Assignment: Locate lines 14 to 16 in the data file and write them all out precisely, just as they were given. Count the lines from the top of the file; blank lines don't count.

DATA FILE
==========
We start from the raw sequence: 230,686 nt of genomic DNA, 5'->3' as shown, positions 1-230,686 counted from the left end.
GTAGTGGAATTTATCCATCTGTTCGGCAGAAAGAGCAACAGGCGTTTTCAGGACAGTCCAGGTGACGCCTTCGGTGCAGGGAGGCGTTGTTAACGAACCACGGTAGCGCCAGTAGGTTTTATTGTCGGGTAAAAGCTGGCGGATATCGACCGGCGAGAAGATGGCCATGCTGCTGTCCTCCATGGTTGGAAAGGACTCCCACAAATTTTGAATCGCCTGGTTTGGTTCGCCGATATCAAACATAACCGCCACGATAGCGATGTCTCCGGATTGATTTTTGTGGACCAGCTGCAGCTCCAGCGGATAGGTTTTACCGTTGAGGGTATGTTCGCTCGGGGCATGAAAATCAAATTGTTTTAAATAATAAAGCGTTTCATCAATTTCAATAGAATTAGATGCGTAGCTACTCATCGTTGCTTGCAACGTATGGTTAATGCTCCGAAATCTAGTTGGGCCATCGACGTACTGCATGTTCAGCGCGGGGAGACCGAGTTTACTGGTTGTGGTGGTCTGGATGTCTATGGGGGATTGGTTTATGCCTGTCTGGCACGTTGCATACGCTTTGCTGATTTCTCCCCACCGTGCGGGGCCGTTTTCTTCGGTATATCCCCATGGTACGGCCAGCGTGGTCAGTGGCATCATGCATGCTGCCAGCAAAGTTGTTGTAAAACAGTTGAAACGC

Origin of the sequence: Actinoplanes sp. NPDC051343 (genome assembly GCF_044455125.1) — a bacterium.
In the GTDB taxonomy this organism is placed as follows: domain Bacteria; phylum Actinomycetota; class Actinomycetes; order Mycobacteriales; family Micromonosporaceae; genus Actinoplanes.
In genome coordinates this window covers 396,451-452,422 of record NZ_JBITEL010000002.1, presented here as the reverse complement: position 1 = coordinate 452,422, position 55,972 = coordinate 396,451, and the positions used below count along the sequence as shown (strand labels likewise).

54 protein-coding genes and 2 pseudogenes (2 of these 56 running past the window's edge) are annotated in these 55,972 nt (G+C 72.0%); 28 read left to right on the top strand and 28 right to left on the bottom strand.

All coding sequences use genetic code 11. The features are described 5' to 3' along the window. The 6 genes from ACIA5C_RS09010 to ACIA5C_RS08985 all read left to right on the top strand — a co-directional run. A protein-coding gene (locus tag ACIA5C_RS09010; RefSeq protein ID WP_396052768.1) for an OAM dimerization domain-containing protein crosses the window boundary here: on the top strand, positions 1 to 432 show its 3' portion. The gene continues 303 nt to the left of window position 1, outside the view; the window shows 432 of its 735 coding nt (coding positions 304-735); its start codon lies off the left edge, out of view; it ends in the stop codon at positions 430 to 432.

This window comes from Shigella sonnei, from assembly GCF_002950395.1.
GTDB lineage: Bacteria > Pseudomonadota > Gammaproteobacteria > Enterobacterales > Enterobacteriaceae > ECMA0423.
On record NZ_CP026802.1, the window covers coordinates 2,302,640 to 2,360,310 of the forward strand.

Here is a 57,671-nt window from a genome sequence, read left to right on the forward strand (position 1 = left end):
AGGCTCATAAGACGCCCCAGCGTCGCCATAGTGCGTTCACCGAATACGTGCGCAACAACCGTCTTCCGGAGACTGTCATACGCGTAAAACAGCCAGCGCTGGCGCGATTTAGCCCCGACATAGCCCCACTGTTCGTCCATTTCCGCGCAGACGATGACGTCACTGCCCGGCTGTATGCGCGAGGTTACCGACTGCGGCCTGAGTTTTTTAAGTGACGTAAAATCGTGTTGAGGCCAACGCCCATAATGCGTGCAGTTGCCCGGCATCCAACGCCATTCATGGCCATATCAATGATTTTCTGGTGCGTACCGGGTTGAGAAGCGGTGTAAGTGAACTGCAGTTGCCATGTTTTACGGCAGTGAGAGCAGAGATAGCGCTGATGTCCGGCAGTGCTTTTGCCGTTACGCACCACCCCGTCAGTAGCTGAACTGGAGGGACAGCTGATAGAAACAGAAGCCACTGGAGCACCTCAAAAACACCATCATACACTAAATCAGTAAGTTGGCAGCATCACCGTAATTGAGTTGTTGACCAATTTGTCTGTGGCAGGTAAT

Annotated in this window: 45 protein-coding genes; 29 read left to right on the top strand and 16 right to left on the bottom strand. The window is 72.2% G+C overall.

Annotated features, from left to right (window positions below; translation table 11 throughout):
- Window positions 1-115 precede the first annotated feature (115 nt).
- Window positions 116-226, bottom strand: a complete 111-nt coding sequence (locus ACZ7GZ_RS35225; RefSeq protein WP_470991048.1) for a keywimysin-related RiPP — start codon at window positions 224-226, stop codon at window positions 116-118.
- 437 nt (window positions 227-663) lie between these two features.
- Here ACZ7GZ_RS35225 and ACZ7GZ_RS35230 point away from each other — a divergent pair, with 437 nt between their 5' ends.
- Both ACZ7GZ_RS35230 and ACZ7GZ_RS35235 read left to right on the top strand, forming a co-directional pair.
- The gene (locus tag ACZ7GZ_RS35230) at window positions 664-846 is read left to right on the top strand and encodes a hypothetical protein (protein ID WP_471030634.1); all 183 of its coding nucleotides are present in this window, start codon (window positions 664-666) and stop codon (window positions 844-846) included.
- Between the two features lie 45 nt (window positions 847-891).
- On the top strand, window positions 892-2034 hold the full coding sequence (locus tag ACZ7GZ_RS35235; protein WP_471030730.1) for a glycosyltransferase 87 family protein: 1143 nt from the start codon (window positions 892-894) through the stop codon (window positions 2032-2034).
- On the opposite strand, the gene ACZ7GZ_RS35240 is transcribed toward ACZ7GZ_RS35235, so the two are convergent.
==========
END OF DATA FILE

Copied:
Annotated features, from left to right (window positions below; translation table 11 throughout):
- Window positions 1-115 precede the first annotated feature (115 nt).
- Window positions 116-226, bottom strand: a complete 111-nt coding sequence (locus ACZ7GZ_RS35225; RefSeq protein WP_470991048.1) for a keywimysin-related RiPP — start codon at window positions 224-226, stop codon at window positions 116-118.